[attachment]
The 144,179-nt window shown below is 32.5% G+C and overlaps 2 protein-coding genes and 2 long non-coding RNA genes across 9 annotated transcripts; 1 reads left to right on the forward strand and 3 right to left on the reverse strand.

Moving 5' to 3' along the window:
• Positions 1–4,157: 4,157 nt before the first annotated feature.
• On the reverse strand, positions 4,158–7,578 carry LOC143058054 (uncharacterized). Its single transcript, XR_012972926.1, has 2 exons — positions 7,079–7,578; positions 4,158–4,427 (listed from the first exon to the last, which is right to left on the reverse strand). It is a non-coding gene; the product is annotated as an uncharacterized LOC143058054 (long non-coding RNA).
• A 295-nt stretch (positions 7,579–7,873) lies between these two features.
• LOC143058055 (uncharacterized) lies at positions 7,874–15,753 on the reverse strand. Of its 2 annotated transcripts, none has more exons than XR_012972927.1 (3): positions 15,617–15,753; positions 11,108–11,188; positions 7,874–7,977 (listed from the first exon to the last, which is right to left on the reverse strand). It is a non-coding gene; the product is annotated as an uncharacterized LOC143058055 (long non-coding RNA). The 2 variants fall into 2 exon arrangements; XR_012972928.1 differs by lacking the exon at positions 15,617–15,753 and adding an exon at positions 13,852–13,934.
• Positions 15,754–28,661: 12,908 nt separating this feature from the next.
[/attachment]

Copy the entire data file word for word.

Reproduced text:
The 144,179-nt window shown below is 32.5% G+C and overlaps 2 protein-coding genes and 2 long non-coding RNA genes across 9 annotated transcripts; 1 reads left to right on the forward strand and 3 right to left on the reverse strand.

Moving 5' to 3' along the window:
• Positions 1–4,157: 4,157 nt before the first annotated feature.
• On the reverse strand, positions 4,158–7,578 carry LOC143058054 (uncharacterized). Its single transcript, XR_012972926.1, has 2 exons — positions 7,079–7,578; positions 4,158–4,427 (listed from the first exon to the last, which is right to left on the reverse strand). It is a non-coding gene; the product is annotated as an uncharacterized LOC143058054 (long non-coding RNA).
• A 295-nt stretch (positions 7,579–7,873) lies between these two features.
• LOC143058055 (uncharacterized) lies at positions 7,874–15,753 on the reverse strand. Of its 2 annotated transcripts, none has more exons than XR_012972927.1 (3): positions 15,617–15,753; positions 11,108–11,188; positions 7,874–7,977 (listed from the first exon to the last, which is right to left on the reverse strand). It is a non-coding gene; the product is annotated as an uncharacterized LOC143058055 (long non-coding RNA). The 2 variants fall into 2 exon arrangements; XR_012972928.1 differs by lacking the exon at positions 15,617–15,753 and adding an exon at positions 13,852–13,934.
• Positions 15,754–28,661: 12,908 nt separating this feature from the next.